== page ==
Friday Slide: Does Secret of Mana Need A Special Edition?

The iPhone 4G is on everybody’s mind and in everybody’s hearts right now. But my own thoughts and desires drift back to an announcement Square-Enix made at E3, and then, without pause, it drifts even further back to 1993. Secret of Mana is coming to the iPhone later this year.

Secret of Mana was one of my favorite RPGs on the Super Nintendo way back in the olden days. I still have my old SNES cartridge, and I have downloaded it for the Virtual Console. I have played both installments more times than I can count. I have played the game’s ROMs, including re-translations and hacks that dress up the main characters as clowns and other silly things.

And still, every so often, I plug in Secret of Mana and start up a new game. If you told me, “Nadia, never play Secret of Mana again or I’ll eat this puppy,” I’d hand you the salt and get back to plundering the Mana Fortress.

Secret of Mana is an action RPG, much in the vein of The Legend of Zelda. It’s a direct sequel to the strangely-named Final Fantasy Adventure for the Game Boy. Given my obsession, which is going on two decades now, I’ll be nabbing Secret of Mana for the iPhone unless Square-Enix programs it to directly infect the player with anthrax. But should I urge you all to share the same enthusiasm? Because, in all honesty, I’m riding pretty high on nostalgia. Secret of Mana has serious problems which will compound themselves on the iPhone unless they’re addressed by Squeenix.

For starters, Secret of Mana is infamous for its bugs. Anyone who’s half-determined to do so can break the game more completely than a three-year-old messing with a vase. Characters can vanish forever, get stuck, and get locked out of vital story points (I performed this one myself with little effort). If you even look at the game wrong, it freezes.

According to video game folklore, Secret of Mana has so many troublesome bugs because it was developed for Nintendo’s ill-fated CD system. Once that went kaput, Square hastily dumped what it had on a cartridge. If Square-Enix simply dumps that mess on the iPhone without doing some major retooling, it could seriously spark the apocalypse.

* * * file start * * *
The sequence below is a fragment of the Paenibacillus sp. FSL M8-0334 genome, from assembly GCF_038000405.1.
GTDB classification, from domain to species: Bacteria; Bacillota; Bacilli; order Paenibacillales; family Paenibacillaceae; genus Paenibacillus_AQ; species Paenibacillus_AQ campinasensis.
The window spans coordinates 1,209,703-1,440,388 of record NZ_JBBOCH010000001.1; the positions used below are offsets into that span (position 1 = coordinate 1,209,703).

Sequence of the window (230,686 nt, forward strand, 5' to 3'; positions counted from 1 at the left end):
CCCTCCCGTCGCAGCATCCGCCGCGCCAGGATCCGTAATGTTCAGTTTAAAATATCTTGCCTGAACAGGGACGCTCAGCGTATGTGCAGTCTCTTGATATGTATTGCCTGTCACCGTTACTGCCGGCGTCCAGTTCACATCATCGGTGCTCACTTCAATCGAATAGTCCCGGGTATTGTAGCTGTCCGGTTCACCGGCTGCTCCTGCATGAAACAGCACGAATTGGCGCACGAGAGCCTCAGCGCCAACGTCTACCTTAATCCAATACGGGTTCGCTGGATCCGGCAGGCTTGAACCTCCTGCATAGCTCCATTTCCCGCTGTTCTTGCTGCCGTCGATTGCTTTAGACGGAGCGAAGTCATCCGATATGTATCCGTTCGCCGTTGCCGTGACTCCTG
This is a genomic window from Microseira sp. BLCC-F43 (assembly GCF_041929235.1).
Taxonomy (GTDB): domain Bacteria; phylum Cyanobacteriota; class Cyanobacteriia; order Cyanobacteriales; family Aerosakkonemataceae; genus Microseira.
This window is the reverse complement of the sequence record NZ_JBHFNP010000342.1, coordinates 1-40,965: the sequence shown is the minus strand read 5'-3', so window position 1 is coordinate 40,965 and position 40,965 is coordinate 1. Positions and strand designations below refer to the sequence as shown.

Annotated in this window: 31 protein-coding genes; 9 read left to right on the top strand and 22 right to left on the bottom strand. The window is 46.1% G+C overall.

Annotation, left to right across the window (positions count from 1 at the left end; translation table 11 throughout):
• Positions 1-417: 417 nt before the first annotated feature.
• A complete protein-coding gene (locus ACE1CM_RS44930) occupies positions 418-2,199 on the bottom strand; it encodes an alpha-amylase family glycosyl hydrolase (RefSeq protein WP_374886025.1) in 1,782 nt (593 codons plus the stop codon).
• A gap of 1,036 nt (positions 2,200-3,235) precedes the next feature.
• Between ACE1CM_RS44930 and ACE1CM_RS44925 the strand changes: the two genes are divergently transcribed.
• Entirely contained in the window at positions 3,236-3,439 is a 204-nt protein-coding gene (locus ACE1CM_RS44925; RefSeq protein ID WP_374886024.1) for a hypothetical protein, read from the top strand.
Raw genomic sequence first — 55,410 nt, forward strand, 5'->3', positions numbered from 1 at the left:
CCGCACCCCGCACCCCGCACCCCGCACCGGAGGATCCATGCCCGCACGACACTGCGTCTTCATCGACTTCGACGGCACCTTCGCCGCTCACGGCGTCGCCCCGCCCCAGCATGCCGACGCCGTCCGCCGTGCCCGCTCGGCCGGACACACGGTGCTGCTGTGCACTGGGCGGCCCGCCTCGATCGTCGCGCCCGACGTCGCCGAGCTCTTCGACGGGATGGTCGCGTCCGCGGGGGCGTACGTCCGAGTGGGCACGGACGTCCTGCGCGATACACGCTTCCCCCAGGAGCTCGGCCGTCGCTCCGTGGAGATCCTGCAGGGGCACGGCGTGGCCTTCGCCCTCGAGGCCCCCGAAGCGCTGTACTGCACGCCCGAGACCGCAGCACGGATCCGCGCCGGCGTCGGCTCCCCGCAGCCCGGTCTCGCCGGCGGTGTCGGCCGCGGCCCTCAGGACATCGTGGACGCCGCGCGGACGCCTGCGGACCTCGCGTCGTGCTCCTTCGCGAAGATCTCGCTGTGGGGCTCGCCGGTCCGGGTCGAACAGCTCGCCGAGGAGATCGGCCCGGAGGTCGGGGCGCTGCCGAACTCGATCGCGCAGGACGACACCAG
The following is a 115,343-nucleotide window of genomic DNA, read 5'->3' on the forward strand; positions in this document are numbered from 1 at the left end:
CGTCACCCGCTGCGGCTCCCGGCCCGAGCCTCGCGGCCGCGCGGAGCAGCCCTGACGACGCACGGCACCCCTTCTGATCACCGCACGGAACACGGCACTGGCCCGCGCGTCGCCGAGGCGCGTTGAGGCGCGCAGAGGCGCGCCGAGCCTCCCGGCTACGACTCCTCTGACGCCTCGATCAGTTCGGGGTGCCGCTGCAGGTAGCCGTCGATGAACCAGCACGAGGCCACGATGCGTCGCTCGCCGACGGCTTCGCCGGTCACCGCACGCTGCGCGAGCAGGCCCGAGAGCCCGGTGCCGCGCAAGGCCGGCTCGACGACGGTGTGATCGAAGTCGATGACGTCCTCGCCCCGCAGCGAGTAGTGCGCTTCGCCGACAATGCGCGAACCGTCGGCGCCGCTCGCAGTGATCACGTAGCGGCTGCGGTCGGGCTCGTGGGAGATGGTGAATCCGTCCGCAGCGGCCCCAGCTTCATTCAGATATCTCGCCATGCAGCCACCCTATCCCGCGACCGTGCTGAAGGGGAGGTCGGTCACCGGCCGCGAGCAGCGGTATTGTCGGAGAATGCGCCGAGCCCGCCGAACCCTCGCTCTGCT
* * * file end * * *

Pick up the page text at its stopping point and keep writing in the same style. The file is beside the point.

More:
Second, one of Secret of Mana’s most beloved features is its loose three-player ability: three friends can play together and control their own hero. Definitely recommended, as managing the computer-controlled characters is a hassle. They’re as dumb as dirt, and get stuck behind every bump in the road. How will the iPhone port support the three-player option? Will it bother?

Third, the initial translation given to Secret of Mana was horrendous. Unfortunately, it remains the only official translation. It was done by Ted Woosley, a localizer I still admire very much. But he had to have a finished product in less than 30 days, so Secret of Mana isn’t an example of his most stellar work.

In short, will Square-Enix apply polish to a game that thoroughly needs and deserves it? Or will Secret of Mana for the iPhone be a heartbreakingly substandard cash-in?

I hope Square-Enix realizes that Secret of Mana deserves more than a few purchases by nostalgic fans. It’s a fantastic little game that should be experienced by all fans of action RPGs. Nostalgia aside, I have yet to play a game that gives me such a sense of adventure and immerses me in so much color. The graphics hold up well after all these years, and the soundtrack is still stunning. Square-Enix’s attempts at marketing subsequent Mana games have largely fallen flat because the company seems to have no idea what made Secret of Mana so magical.

That worries me a bit. I want everyone to play Secret of Mana. I just don’t want it to blow up in their hands.

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